Professor by Day, Bodybuilder by Night
by Cheryl Cormia Stoneham ’76
I’ve always exercised, but without much directed intent to reach a goal. Actually, I had no idea what my goal was or how to reach it. It wasn’t until 2005 after an annual check-up that my life took a turn. On top of being overweight, my cholesterol level was well over 260, and my blood pressure was at stroke level. I was given a choice of one of two options: either exercise and eat more high fiber foods, or simply do nothing but take these little pills, probably for life. Therein was my motive and my goal.
I was 51 and, in my menopausal anguish, decided to challenge myself. I got a personal trainer to help me. I trained as much as my schedule allowed and ate oatmeal for breakfast, sometimes with berries. At the end of 30 days, I had successfully reduced my cholesterol level to 180, and my blood pressure was within the normal range. Astonished, I knew I needed an incentive to continue an exercise regimen. In February 2006, at the urging of my trainer, I attended the LA FITEXPO, where I met Joseph Wheatley, the promoter for Muscle Beach Venice. He was encouraging and supportive. I worked with my trainer on a new goal: to be a body-building figure competitor.
As I continued to work out, gradual and noticeable changes took place. My first competition was on Labor Day 2006 at Muscle Beach, Venice. I took a deep breath, stayed focused, and “just did it.” I won first place! It was such a rush—I was hooked.
Why do I love training and competing? First and foremost, the burst of energy is exhilarating. Exercise is beneficial in general because “things” actually seem to work better. I not only feel stronger, but in control of myself as well. However, I must admit that after following a stringent diet plan, a demanding work-out regimen, and developing a competitive mindset, the most appealing factor really is the physical transformation.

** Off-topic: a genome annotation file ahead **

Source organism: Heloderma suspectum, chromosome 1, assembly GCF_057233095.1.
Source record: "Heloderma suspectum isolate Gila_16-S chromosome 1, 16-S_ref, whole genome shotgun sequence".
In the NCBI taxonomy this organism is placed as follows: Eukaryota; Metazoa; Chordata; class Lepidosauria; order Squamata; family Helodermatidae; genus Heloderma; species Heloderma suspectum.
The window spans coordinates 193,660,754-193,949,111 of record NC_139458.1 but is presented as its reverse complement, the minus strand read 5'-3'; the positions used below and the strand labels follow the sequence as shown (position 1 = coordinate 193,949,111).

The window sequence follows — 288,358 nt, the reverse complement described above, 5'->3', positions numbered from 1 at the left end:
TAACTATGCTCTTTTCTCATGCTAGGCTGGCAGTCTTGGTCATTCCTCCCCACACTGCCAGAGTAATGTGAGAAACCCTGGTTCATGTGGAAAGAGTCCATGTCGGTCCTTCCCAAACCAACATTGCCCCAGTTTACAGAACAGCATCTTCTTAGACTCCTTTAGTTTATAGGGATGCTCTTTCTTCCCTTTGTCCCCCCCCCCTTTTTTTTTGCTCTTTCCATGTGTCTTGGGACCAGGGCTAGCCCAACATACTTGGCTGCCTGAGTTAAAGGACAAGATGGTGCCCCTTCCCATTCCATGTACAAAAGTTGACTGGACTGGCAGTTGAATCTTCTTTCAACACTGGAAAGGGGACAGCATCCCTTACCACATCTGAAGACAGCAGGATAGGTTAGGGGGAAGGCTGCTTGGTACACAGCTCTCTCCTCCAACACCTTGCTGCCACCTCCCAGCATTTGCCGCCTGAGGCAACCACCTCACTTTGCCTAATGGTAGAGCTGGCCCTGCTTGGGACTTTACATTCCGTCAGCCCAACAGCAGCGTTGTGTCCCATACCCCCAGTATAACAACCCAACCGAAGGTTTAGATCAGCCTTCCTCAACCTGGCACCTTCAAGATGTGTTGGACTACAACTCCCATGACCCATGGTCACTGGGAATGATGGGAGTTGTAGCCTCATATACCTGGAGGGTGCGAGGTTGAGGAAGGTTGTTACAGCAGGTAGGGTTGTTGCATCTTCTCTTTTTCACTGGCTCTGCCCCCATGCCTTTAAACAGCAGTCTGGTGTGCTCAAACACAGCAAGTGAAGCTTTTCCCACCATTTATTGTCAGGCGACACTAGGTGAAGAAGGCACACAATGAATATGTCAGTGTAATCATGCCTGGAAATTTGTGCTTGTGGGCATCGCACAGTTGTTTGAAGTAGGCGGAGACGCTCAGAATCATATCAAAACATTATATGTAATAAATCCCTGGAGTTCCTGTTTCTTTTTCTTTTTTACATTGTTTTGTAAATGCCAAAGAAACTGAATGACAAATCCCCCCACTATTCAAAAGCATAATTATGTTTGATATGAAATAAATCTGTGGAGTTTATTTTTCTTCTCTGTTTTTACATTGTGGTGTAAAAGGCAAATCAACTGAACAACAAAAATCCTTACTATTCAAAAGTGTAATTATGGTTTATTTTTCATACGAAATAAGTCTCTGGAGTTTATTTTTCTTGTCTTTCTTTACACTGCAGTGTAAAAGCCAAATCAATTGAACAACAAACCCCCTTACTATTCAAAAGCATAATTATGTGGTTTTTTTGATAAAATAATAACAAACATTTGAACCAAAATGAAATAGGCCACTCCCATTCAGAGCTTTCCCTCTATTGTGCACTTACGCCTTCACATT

I remember when I first realized that it was possible to completely change my body, especially at my age. Regaining muscle tone—well, muscles period—was very encouraging. Even when I eventually stop competing, I will follow an exercise program for life. Take note, ladies: exercising strengthens all your muscles, even the ones you don’t see.
Although the connection might not be obvious, being a body builder has benefitted my career as an English professor in many ways. I’ve noticed my increased stamina, reduced stress, more patience, and a consistently good mood. My students are aware that I work out frequently and compete on stage. I always discuss the importance of a balanced diet and daily exercise, while also encouraging them to practice healthy living. Many have joined a gym and/or are taking yoga, another activity I practice and encourage. They have told me about the physical changes they’ve noticed and how they feel.
I use myself as an example that it is never too late to make a positive change in your life. I realize that at my age I’ve stepped out of the box, away from the norm or the expected path, and ventured into what I thought was no longer attainable. I have enjoyed this change and hope to inspire others to reach a little further to be and do what they want. That said, I feel like the next half of my life is still unwritten.
Stoneham holds a master’s degree in linguistics with a TESL (Teaching of English as a Second Language) track minor and is currently the ESL chair at Los Angeles Valley College. She has won several bodybuilding competitions, including the 2008 Mr. & Ms. Muscle Beach Bodybuilding and Figure Championship, the 2009 Muscle Beach Championship, and the 2010 Muscle Beach Championship Bodybuilding, Figure and Bikini Competition.
|Next: A Thousand Words’ Worth|